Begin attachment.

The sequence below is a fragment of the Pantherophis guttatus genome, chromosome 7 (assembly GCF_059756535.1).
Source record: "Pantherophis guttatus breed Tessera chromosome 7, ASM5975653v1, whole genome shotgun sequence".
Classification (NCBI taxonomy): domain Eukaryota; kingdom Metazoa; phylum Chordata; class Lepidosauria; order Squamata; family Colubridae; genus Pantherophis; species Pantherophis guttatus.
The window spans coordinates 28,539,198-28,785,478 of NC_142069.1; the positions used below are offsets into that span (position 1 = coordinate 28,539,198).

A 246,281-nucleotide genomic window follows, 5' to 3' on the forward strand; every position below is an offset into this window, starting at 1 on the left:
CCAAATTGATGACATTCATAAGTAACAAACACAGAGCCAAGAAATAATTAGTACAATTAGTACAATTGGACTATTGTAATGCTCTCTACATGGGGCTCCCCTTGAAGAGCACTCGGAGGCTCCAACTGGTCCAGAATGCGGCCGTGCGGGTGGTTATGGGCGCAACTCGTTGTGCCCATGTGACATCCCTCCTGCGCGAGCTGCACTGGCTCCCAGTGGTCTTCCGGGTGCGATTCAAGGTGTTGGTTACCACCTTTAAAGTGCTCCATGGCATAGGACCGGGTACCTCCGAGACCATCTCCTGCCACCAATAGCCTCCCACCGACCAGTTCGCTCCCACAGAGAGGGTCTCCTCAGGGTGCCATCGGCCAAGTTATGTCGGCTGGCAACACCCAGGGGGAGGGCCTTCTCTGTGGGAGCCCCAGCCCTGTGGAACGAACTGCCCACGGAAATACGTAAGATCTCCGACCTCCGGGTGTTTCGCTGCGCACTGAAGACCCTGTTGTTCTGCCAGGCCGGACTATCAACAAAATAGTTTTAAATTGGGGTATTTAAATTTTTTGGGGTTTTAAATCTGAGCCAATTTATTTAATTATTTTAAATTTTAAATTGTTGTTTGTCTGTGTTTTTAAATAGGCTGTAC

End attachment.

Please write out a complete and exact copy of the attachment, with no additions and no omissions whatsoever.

The sequence below is a fragment of the Pantherophis guttatus genome, chromosome 7 (assembly GCF_059756535.1).
Source record: "Pantherophis guttatus breed Tessera chromosome 7, ASM5975653v1, whole genome shotgun sequence".
Classification (NCBI taxonomy): domain Eukaryota; kingdom Metazoa; phylum Chordata; class Lepidosauria; order Squamata; family Colubridae; genus Pantherophis; species Pantherophis guttatus.
The window spans coordinates 28,539,198-28,785,478 of NC_142069.1; the positions used below are offsets into that span (position 1 = coordinate 28,539,198).

A 246,281-nucleotide genomic window follows, 5' to 3' on the forward strand; every position below is an offset into this window, starting at 1 on the left:
CCAAATTGATGACATTCATAAGTAACAAACACAGAGCCAAGAAATAATTAGTACAATTAGTACAATTGGACTATTGTAATGCTCTCTACATGGGGCTCCCCTTGAAGAGCACTCGGAGGCTCCAACTGGTCCAGAATGCGGCCGTGCGGGTGGTTATGGGCGCAACTCGTTGTGCCCATGTGACATCCCTCCTGCGCGAGCTGCACTGGCTCCCAGTGGTCTTCCGGGTGCGATTCAAGGTGTTGGTTACCACCTTTAAAGTGCTCCATGGCATAGGACCGGGTACCTCCGAGACCATCTCCTGCCACCAATAGCCTCCCACCGACCAGTTCGCTCCCACAGAGAGGGTCTCCTCAGGGTGCCATCGGCCAAGTTATGTCGGCTGGCAACACCCAGGGGGAGGGCCTTCTCTGTGGGAGCCCCAGCCCTGTGGAACGAACTGCCCACGGAAATACGTAAGATCTCCGACCTCCGGGTGTTTCGCTGCGCACTGAAGACCCTGTTGTTCTGCCAGGCCGGACTATCAACAAAATAGTTTTAAATTGGGGTATTTAAATTTTTTGGGGTTTTAAATCTGAGCCAATTTATTTAATTATTTTAAATTTTAAATTGTTGTTTGTCTGTGTTTTTAAATAGGCTGTAC